“The most important development in cybersecurity is Facebook’s reaction to the imminent enforcement of GDPR,” says Kevin L. Jackson, Founder and CEO of GovCloud Network. “The sound of Facebook’s leadership failure is deafening. The legal battles around data privacy and security will drive whatever happens across the entire cybersecurity landscape, including what technology is deployed.”

 

 

“The sound of Facebook’s leadership failure is deafening.”

– Kevin L. Jackson, GovCloud Network

Kathy Delaney Winger, a Tucson-based lawyer whose areas of practice include cybersecurity, concurred. “Businesses may be surprised to learn that they are obligated to comply with laws such as New York’s cybersecurity regulation and the GDPR – even though they do not fall under the jurisdiction of the enacting entities.”

 

“Far too many small and mid-size businesses simply underestimate the impact that the EU General Data Protection Regulation will have on them,” said Ben Rothke, principal security consultant for Nettitude.

 

 

GDPR preparation doesn’t have to be drudgery. Flora Garcia, a McAfee attorney writing about the regulations, has suggested GDPR can also stand for Great Data Protection Rocks. Data protection could even be a shared global citizenship effort along the lines of environmentalism, she says.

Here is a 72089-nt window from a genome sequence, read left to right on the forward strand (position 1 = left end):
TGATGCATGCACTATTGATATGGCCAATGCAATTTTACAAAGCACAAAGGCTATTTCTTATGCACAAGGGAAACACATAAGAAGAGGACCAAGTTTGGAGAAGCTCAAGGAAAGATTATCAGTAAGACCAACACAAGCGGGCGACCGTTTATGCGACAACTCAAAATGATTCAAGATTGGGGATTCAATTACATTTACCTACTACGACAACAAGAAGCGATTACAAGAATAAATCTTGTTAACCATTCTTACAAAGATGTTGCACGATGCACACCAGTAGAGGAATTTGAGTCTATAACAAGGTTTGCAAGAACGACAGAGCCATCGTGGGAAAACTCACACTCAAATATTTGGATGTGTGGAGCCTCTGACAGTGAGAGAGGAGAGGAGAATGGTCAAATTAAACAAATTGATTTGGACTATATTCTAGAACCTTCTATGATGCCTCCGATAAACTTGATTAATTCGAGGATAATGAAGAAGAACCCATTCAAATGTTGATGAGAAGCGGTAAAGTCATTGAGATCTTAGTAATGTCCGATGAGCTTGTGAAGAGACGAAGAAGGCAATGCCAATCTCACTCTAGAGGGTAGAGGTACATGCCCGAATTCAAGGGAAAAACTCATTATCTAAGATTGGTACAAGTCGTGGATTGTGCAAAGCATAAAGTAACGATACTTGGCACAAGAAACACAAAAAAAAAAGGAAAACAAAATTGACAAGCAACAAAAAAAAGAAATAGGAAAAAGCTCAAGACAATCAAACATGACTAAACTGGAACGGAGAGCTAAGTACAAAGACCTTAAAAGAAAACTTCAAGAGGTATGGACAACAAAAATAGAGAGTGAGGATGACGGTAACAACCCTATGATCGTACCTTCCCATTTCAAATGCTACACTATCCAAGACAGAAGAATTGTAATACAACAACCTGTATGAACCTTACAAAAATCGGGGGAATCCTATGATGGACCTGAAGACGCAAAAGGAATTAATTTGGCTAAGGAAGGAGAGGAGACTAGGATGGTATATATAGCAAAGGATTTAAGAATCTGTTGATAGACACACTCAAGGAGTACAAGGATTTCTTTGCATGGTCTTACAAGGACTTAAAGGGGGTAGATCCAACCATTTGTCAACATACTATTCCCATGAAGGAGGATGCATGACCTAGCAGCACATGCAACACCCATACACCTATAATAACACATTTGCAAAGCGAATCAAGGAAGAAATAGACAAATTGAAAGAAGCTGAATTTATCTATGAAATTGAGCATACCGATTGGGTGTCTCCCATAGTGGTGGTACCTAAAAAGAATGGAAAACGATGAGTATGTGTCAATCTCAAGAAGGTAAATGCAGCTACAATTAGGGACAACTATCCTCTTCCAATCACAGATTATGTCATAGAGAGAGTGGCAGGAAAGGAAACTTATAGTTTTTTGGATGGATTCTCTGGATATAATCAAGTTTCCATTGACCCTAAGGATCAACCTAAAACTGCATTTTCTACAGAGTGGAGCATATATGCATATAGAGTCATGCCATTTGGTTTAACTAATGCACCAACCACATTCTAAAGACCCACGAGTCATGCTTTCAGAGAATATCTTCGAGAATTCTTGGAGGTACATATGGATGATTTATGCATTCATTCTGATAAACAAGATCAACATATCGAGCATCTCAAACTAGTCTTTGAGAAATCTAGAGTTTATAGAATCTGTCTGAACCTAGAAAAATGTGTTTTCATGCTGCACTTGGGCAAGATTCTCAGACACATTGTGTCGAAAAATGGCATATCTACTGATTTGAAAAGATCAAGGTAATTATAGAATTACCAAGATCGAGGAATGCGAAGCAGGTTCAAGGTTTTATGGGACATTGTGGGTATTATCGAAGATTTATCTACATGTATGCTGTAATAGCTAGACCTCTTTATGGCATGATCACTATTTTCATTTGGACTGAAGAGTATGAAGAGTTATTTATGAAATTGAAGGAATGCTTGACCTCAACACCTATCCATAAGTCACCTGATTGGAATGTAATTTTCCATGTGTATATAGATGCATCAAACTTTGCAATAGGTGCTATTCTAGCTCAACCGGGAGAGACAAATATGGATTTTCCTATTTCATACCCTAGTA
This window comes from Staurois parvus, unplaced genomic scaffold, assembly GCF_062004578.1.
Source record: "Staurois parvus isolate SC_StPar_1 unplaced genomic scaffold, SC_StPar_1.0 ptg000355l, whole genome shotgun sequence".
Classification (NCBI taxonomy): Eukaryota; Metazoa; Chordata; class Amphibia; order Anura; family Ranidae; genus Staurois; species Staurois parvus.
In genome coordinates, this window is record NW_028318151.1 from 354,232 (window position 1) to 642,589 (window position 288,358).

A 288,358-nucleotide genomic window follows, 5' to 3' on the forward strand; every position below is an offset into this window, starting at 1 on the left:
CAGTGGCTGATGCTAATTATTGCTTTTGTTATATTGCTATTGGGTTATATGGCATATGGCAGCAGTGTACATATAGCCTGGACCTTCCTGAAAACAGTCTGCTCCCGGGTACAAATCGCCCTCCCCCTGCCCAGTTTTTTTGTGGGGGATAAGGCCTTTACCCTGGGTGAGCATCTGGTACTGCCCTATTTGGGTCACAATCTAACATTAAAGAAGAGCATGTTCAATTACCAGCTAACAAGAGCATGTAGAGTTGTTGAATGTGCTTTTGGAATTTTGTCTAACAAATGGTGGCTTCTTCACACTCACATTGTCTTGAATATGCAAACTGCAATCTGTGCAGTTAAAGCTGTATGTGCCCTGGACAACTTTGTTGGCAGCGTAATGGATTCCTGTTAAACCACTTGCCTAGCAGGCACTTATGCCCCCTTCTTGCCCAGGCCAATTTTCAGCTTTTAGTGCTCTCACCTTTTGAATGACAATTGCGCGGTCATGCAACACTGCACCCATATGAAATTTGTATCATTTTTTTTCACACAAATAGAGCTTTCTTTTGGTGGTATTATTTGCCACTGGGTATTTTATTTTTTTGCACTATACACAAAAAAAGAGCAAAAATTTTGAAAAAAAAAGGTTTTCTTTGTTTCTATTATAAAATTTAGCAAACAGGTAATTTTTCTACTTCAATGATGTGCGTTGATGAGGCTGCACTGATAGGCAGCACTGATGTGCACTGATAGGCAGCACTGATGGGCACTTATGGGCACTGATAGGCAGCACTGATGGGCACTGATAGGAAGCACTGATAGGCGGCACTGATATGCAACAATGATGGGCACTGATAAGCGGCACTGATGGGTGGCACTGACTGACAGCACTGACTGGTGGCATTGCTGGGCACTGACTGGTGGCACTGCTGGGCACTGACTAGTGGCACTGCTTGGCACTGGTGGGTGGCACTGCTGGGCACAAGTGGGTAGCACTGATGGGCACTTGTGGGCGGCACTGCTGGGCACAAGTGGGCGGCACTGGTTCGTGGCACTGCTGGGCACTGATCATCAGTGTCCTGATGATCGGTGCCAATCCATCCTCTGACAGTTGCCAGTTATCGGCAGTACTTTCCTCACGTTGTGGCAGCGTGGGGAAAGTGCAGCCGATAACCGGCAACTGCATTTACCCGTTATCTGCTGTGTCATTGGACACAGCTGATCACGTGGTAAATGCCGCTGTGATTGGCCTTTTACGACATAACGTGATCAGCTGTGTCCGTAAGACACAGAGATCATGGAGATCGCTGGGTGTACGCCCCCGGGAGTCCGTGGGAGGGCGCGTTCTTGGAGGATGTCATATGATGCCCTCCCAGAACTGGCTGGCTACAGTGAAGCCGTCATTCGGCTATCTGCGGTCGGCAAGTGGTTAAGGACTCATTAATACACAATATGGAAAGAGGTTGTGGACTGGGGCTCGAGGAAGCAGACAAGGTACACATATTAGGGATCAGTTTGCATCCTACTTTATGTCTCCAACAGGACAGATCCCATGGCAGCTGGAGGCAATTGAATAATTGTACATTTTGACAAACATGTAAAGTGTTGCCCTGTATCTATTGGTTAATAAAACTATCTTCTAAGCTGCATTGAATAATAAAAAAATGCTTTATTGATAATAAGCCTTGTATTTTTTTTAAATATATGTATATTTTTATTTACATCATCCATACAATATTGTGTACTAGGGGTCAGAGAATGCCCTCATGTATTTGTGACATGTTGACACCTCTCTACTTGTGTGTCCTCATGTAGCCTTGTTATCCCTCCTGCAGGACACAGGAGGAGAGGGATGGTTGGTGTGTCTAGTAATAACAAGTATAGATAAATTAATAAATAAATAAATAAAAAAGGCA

The data-protection revolution may even have us rethinking the nature of identity. “The identity industry is moving away from identity,” said Steve Wilson, vice president and principal analyst of Constellation Research, Inc. “What matters in authentication? Not who someone is, but what they are. You need to know something specific about a counter-party, like their age, or their address, or their credit card number, or their nationality, or some mix of these things. You don’t really need to know their identity. This is a very fundamental shift in thinking, and it’s just the beginning of a major regulatory push around data provenance.”

 

“The identity industry is moving away from identity.”

– Steve Wilson, Constellation Research, Inc.

Grounded data-protection hygiene and cybersecurity discipline that looks past the cool factor are not preventing RSA attendees from looking at the very latest threats. “These days, attackers are increasingly focused on cryptocurrencies – stealing them, mining them via cryptojacking or obtaining them as ransom,” said Nick Bilogorskiy, who drives cybersecurity strategy at Juniper Networks and was previously Chief Malware Expert at Facebook. “As companies do not usually have crypto wallets to steal, attackers turn to ransomware because it provides the best bang for the buck and is the logical choice for attackers to monetize business breaches. I expect ransomware and other cryptocurrency malware attacks to grow in popularity this year.”